The Secret Life of Worms

I never knew that worms could be so intricate. You’d think that a worm would be so simple, just eating until its life is complete but surely I have been very surprised by how much there is to know about them. I never thought I would be so fond of something so small. When I see a whole bunch of little squiggly lines on a plate, I know that my worms are at the peak of their growth. You see, the plate is where the worms live and lines of bacteria drawn on the plate are their food source. When they run out of food, they lay all of their eggs. They instinctively do this in order to keep their species going-perfect example of survival of the fittest.

They are stubborn little animals I might add. I’m currently trying to perfect the technique of synchronization. Synchronization is the process of treating a set of worms with bleach and sodiumhydroxide. Bleach dissolves every stage of worm except for the embryos (as long as the embryos aren’t left in bleach for too long). The purpose of this is to obtain a synchronized population of worms, each worm being in the exact same developmental stage as those around it. However, despite treating the worms with bleach for long enough time periods for them to dissolve, I still find quite a few worms that have survived this.

On a good day, if I focus hard enough, I can see the slight movement of the worms with my naked eye. All the other days I spend my time looking at them through a microscope. Although completing my research project this summer is a great priority for me, my greatest goal is to see an embryo develop into a small, active worm. I haven’t been able to witness this yet. If I might be quite honest, this might be a larger task than I anticipated. This would require me to stare at a specific embryo for about ten hours and have a little bit of luck.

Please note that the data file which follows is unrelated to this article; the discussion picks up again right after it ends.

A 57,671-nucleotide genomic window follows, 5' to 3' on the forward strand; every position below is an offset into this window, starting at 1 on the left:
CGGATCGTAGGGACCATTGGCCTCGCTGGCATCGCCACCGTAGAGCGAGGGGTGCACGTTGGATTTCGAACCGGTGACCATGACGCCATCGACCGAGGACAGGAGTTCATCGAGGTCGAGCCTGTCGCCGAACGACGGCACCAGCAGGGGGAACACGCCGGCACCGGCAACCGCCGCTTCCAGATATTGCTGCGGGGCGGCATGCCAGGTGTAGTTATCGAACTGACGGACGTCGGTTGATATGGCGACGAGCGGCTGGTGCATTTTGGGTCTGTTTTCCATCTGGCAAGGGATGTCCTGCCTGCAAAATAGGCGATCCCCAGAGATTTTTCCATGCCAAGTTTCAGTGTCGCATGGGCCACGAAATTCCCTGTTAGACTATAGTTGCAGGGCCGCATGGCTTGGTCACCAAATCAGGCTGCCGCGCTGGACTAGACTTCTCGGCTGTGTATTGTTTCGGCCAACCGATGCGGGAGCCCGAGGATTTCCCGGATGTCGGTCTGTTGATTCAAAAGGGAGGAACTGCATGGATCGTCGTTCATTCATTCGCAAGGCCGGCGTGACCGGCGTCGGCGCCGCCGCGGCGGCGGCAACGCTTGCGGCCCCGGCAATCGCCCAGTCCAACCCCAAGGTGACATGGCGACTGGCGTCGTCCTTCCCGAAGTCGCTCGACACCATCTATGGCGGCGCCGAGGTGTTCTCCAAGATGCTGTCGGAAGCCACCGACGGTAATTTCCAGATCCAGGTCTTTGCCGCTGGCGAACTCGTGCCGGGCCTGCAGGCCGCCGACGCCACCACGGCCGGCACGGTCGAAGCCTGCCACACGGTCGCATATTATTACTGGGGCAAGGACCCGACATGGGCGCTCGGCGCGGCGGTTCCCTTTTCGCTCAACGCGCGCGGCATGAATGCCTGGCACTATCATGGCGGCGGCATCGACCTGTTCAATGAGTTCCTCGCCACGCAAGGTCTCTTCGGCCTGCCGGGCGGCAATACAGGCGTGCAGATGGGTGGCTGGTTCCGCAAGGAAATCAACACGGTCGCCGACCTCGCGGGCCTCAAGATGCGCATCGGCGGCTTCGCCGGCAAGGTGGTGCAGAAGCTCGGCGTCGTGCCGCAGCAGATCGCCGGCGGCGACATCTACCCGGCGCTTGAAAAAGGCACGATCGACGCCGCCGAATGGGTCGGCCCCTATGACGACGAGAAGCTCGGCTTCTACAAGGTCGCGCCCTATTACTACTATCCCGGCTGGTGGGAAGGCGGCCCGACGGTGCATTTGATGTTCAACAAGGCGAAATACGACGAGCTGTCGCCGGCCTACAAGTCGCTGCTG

“Can You Repeat That?”

“Can you repeat that?” is what I’ve been asking my mentor for the past three weeks. It is amazing how much I don’t know. This realization has come to me after beginning to work in a genetics lab within the chemical engineering department this summer. On multiple occasions, my chemical engineering professors have claimed chemical engineers are highly suited for nearly any position in stem because of our extremely versatile and rigorous curriculum. While I still believe this claim has merit, I think it is up for review with me as the case study. There is one aspect from the curriculum that I adhere to every day as an intern. That is: know it now, and know it alone. Prior to joining Professor Dey’s lab, I had basic knowledge of genetic processes acquired from obtaining an associate’s degree in biology. This knowledge served to stimulate my interests in the field, however it was far from sufficient to allow me intricate understanding of the methods used by professor Dey and his lab. I had a lot to learn, and I still do. For the past three weeks, I have worked on learning genetic processes, cellular processes, two new programming languages, DNA sequencing techniques, Dr. Dey’s novel technique for detecting double stranded DNA breaks (stay tuned for publications), DNA repair mechanisms, and much much more.